I may be the girl who returned home after school to do dishes and wash bitterleaf till it gets bland, but my father was not the man to accept a bad result (bad here includes average result) from me or anyone. One time, he made one of my older brothers repeat a class because he was not impressed with the result even though the school didn’t require my brother to retake the session.
My father is a hard man to please, and my eldest brother was his partner in academic drilling. I must admit that these two cemented my academic foundation when I was younger. During my holidays from the boarding school, my brother would give me “assignments” to write essays and poems. I remember the very first essay I wrote, the topic was “Girl child education: a panacea to poverty reduction in Nigeria.” As an SS1 student, the word ‘panacea’ was just introduced to my vocabulary; it didn’t stop that 16/20 from getting stamped in red ink though.
The reason the anti gender role argument does not hold water is because the females in my family turned out the opposite of what proponents of this school of thought have claimed.
Apparently, my parents did not see gender, our fire was fueled to burn the hottest. Hence, I finished secondary school as the Best Graduating Student. The credibility of this feat in this context may be contested because it was a single sex school, so I’d employ a contest that involved boys. In Junior Secondary School 2, I became the Leader of the Junior Debate Team in my school (a unisex school), and I was the youngest to ever do it at the time. In 2010 (SS2), I led my school to participate in a debate competition organized by the Federal Ministry of Education to commemorate Nigeria’s Independence at 50, and was awarded the best preliminary speaker in the Northeast geopolitical zone. This competition included boys and girls from 15 Unity Colleges in the zone. My father saw and treated these as wins, not as “girl wins”.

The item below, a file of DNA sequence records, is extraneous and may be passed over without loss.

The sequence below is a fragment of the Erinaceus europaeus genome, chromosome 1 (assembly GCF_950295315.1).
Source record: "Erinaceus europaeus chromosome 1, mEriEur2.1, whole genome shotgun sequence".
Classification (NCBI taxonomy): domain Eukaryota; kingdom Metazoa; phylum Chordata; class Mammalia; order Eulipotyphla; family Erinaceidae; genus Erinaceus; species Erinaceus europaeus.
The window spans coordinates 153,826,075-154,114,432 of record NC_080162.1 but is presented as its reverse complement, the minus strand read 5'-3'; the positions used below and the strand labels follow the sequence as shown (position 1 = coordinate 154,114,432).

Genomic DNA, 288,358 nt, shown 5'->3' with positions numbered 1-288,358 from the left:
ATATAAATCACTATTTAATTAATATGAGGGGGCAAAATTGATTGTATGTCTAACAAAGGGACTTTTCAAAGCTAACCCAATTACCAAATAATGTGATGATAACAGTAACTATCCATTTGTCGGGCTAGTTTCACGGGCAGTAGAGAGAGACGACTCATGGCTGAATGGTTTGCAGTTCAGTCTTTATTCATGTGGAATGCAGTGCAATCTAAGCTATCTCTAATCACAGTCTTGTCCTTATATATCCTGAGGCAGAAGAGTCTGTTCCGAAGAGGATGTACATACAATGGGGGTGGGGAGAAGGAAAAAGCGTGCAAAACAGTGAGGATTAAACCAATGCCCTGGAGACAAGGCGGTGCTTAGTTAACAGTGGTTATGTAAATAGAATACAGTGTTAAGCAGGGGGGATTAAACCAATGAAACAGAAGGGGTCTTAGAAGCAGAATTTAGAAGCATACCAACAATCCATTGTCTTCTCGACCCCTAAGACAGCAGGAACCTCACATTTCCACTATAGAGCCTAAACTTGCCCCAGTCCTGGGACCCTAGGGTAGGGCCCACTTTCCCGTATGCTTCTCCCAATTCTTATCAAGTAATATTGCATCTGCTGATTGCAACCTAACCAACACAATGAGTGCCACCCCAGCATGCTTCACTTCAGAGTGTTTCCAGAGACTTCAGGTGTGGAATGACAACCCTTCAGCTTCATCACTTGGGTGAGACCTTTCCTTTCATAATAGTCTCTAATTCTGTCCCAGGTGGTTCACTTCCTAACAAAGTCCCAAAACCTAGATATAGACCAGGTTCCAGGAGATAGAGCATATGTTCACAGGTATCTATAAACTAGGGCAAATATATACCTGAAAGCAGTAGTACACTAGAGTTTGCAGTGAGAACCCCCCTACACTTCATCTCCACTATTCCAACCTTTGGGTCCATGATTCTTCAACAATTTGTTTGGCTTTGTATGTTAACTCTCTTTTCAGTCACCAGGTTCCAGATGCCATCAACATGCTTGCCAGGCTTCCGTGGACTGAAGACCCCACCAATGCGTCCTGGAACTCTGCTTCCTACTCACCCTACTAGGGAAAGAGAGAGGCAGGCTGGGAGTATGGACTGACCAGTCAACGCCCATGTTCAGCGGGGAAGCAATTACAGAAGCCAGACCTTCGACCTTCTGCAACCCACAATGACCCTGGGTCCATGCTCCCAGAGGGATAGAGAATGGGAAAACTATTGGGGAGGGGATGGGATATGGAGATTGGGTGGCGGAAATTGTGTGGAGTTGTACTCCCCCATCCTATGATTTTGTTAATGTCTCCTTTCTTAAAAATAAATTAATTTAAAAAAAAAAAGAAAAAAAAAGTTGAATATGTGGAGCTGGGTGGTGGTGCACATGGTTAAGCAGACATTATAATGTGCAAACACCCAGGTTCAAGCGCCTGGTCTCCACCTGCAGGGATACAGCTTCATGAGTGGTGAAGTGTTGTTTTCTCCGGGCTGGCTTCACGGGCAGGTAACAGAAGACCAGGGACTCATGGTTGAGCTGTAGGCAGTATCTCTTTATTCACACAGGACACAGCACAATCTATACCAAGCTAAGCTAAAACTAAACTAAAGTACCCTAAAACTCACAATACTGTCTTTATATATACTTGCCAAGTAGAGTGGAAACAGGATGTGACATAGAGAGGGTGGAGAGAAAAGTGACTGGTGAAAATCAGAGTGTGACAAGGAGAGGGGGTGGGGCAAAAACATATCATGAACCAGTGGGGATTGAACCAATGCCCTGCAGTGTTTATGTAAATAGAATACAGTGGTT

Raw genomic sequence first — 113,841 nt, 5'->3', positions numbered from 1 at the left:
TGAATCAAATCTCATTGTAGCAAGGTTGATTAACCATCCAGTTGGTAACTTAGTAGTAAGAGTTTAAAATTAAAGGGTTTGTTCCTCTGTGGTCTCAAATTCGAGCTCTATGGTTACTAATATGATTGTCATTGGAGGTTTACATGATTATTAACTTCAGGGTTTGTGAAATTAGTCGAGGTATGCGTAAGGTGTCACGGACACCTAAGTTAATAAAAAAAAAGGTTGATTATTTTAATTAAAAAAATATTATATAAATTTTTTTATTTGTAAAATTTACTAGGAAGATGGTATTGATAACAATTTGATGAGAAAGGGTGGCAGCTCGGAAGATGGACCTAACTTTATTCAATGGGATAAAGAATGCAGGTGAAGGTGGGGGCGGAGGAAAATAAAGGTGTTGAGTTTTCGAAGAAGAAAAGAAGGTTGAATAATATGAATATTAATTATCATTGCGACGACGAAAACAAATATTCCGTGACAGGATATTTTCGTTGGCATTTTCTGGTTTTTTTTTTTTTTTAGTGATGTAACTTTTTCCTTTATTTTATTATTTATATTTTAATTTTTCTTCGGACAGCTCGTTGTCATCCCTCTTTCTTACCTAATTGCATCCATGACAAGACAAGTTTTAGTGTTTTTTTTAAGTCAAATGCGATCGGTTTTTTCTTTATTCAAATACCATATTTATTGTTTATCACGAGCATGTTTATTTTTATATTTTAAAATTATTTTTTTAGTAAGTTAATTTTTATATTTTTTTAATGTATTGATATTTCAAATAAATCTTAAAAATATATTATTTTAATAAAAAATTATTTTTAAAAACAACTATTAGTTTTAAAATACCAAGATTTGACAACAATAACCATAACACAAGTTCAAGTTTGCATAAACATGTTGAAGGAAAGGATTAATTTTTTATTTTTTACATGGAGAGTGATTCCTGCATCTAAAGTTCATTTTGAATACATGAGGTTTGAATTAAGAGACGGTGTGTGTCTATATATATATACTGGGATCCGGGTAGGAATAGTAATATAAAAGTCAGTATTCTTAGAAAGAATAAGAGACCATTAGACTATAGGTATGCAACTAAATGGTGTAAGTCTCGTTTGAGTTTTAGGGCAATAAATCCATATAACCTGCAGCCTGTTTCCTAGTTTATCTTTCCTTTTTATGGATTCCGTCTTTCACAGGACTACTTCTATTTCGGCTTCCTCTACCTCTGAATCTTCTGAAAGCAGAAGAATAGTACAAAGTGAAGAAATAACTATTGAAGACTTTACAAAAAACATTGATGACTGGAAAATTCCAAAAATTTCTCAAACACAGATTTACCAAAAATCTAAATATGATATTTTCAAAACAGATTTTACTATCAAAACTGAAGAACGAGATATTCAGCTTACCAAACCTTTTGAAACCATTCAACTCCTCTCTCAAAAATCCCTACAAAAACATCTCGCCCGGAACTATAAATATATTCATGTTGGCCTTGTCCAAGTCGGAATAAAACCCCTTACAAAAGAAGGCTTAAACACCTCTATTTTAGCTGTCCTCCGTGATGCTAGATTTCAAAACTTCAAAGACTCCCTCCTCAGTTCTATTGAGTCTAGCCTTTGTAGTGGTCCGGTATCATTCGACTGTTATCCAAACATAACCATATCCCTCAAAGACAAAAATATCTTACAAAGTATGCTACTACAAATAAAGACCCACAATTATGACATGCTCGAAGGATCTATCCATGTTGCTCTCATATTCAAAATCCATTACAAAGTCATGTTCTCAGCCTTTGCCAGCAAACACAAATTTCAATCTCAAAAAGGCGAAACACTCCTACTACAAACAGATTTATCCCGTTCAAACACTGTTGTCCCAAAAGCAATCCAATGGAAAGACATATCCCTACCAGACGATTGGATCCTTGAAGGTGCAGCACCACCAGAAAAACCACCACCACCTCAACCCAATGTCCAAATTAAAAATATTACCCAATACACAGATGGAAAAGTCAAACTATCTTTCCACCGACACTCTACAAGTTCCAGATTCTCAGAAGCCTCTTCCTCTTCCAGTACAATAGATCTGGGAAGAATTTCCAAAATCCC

We were raised with the notion that effort, not gender produces results. So, pardon me if my conviction supports that.
Biologically, women and men are different entities of the same unit, there is no debate about that. Hormonal and physiological components of the male child therefore, are OBVIOUSLY the motivation behind gender roles. I am a weaker vessel; I say this a lot and this is not a joke. The first time I carried 25 liter jerrycan of water from the dining tap to my hostel room in boarding school, I panted heavily enough to in seconds lose all the extra fat in my body! Need I mention the numerous breaks I took between the two ends!
Gendered chores only stem from the fact that all children are required to contribute their quota to housekeeping. Who else is gonna take care of the habitation?? It reminds me of the duty roster we maintained in boarding school where the chores were literally a DUTY because they were categorically assigned to all students per term.
Notwithstanding the foregoing, I do feel like in modern times, gender roles should be delineated according to interests rather than perceived capacity. It is no news that there are men who can cook oxygen and make it delicious!
Feminism has been so derailed in times past and it definitely feels very all over the place, so much so that defending it feels draining.
Here’s what I know for certain, the fundamental elements of this epic movement are neither erased nor tottered by gender roles, gender stereotypes and traditional gender gestures.